Home of the Practically Perfect Pink Phlox and other native plants for pollinators

Thursday, January 19, 2017

Hey, all you gardeners

It's catalog season and for winter weary gardeners it's an exciting time. I don't know about you, but, I am finding it hard to resist their seductive plant photos! I am tempted to order anything that looks lush and colorful right this very minute!
But, I have learned over the years not to fill the cart up with "I must have that gorgeous beauty" impulse buys. I have a mound of tags to commemorate the many dead and inappropriate plants that I've impulsively brought home over the years.  I keep them to remind me that without careful planning one can end up with a broken heart and a lot of wasted budget.
How can tempted gardeners survive buyers remorse!

 Guidelines!  You can  create your own plant buying guidelines. That's what I did a number of years ago!
Without guidelines, I would be stuffing my cart with plants that are especially seductive at this time of year. Beautiful they would certainly be, but, they might not make sense for my garden. It took me a few years, but, I made peace with Clay and Limestone's shallow, clay soil that is dry in the summer and wet all the winter. Most plants in the garden are rough and tumble native wildflowers that don't need coddling. They provide food and shelter for the critters that visit and live in this garden. Of course, there are some native plants that need special care, I am not that tough a taskmaster! Those plants get extra water in the summers or are planted so they don't drown in the winters.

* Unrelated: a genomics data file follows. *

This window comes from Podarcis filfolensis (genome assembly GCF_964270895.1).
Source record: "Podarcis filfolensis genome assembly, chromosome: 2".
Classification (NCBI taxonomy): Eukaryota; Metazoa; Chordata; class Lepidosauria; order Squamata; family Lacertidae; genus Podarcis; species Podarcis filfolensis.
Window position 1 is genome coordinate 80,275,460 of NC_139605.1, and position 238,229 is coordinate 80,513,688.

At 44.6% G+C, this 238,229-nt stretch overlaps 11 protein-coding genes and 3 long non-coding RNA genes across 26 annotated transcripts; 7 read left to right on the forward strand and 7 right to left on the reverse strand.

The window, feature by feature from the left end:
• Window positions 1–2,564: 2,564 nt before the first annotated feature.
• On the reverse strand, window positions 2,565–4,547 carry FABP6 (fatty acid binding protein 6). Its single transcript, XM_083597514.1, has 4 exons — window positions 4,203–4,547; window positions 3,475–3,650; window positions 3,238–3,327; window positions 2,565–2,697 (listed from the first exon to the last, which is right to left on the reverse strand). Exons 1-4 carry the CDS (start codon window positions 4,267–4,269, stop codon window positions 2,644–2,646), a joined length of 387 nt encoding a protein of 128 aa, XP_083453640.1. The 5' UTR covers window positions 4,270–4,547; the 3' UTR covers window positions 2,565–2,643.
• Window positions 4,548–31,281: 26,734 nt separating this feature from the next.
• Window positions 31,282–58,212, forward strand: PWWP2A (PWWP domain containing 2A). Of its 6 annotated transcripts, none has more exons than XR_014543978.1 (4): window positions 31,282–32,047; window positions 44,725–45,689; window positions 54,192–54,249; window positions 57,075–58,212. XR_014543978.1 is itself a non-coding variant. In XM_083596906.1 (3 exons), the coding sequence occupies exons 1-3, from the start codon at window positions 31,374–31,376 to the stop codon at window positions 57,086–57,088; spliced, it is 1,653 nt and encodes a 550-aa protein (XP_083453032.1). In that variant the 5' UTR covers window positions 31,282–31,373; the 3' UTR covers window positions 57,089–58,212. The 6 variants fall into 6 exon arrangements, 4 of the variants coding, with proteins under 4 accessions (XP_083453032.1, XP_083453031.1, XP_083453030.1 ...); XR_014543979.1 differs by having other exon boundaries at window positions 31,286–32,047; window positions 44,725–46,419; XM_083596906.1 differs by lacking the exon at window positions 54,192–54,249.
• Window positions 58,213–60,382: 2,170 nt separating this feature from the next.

My guidelines are quite simple; before any plant goes into the cart, I like to make sure:
  • It has a good chance to survive the difficult conditions at Clay and Limestone.
  • It's a nectar or pollen source for pollinators
  • It's a host plant for pollinators
  • It will add to plant diversity in my critter friendly garden
  • It's native to Middle Tennessee or is garden friendly (a non invasive plant)
  • It isn't available locally

My dear friends, how do you handle the catalogs that are arriving daily in your email or mail box?
xoxogail

Hamamelis vernalis is not native to Middle Tennessee. It's one of those plants that made it into my cart and  needs some extra watering in the summer to insure bud set. When it blooms in January, I am happy that I dragged the hose all over the place.

Gail Eichelberger is a gardener and therapist in Middle Tennessee. She loves wildflowers and native plants and thoroughly enjoys writing about the ones she grows at Clay and Limestone. She reminds all that the words and images are the property of the author and cannot be used without written permission.

Wednesday, December 28, 2016

2016 Wildflower Wednesday Roundup